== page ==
“Alright, settle down, separate corners,” I yelled, the diplomat as usual. Wasn’t that supposed to be the job of the middle child?
Sariah shot Xander a hateful look as she pulled another slice of bread out of the loaf and started over. I took another long chug of my water then tossed the empty bottle into the recycling. I made a mad dash for the fresh sandwich, but Sariah snatched it away before I could nab it.
“You ready for your first day of high school, Lia?” Sariah asked as she took a bite of the freshly made peanut butter and jelly sandwich. She rolled her eyes in exaggerated enjoyment and took a delicate sip of milk.
“Sure. It’s just another school year. I can’t imagine the geography of it could make it that different,” I said with a shrug.
Xander gave me a crooked grin and Sariah’s eyes widened. Then they looked at each, their brows raised in very similar looks of surprise. Sariah shook her head, grabbed her sandwich and milk and walked out of the kitchen mumbling. Xander hopped down off the counter and started to head out too, but he stopped and turned at the door.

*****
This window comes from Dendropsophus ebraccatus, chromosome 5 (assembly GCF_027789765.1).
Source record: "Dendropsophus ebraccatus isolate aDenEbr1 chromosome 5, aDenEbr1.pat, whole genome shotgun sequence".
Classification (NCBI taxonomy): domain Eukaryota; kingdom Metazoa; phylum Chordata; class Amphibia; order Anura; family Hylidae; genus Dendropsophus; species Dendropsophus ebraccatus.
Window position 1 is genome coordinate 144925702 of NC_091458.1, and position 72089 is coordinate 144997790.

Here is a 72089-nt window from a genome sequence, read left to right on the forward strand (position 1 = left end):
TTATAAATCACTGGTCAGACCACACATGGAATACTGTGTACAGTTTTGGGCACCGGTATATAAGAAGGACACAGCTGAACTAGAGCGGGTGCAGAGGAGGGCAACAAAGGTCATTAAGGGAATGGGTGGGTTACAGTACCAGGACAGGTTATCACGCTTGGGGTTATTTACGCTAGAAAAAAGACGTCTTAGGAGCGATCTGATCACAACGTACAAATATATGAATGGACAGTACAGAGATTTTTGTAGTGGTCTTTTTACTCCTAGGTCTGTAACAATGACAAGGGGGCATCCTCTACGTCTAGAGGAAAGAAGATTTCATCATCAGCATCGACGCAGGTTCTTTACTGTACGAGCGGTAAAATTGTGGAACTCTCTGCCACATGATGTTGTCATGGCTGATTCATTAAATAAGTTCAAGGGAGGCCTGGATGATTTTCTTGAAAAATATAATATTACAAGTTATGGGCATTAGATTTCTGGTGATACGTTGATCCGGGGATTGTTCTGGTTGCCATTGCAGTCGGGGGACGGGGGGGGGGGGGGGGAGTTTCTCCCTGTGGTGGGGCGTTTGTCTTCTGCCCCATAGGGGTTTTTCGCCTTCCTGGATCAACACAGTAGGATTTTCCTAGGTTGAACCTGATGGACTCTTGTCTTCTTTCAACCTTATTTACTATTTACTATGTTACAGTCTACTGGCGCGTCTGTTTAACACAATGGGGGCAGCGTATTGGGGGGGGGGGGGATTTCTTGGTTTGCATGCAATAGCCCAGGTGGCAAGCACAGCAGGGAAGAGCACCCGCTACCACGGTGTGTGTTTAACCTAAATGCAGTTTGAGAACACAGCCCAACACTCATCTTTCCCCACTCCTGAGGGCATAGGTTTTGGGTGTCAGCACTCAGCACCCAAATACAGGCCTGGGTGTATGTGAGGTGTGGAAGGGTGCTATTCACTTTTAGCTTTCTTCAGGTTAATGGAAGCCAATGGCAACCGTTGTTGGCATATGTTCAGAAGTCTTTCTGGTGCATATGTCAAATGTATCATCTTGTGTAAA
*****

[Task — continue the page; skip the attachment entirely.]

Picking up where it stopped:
“Seriously Lia, things are going to be WAY different soon. You just have to be prepared for anything. And not just at school. Your whole life will change.”
Well that wasn’t ominous or anything, I thought as he left the kitchen. I dropped down off the counter and put away the sandwich makings Sariah had left on the counter. I then took a sponge and wiped up the jelly Xander had dripped on the counter, and took a couple quick swipes where my own hind end had been, just to be on the safe side. I’d always been a neat child, and in the last year it had gotten worse, almost to the point of obsession.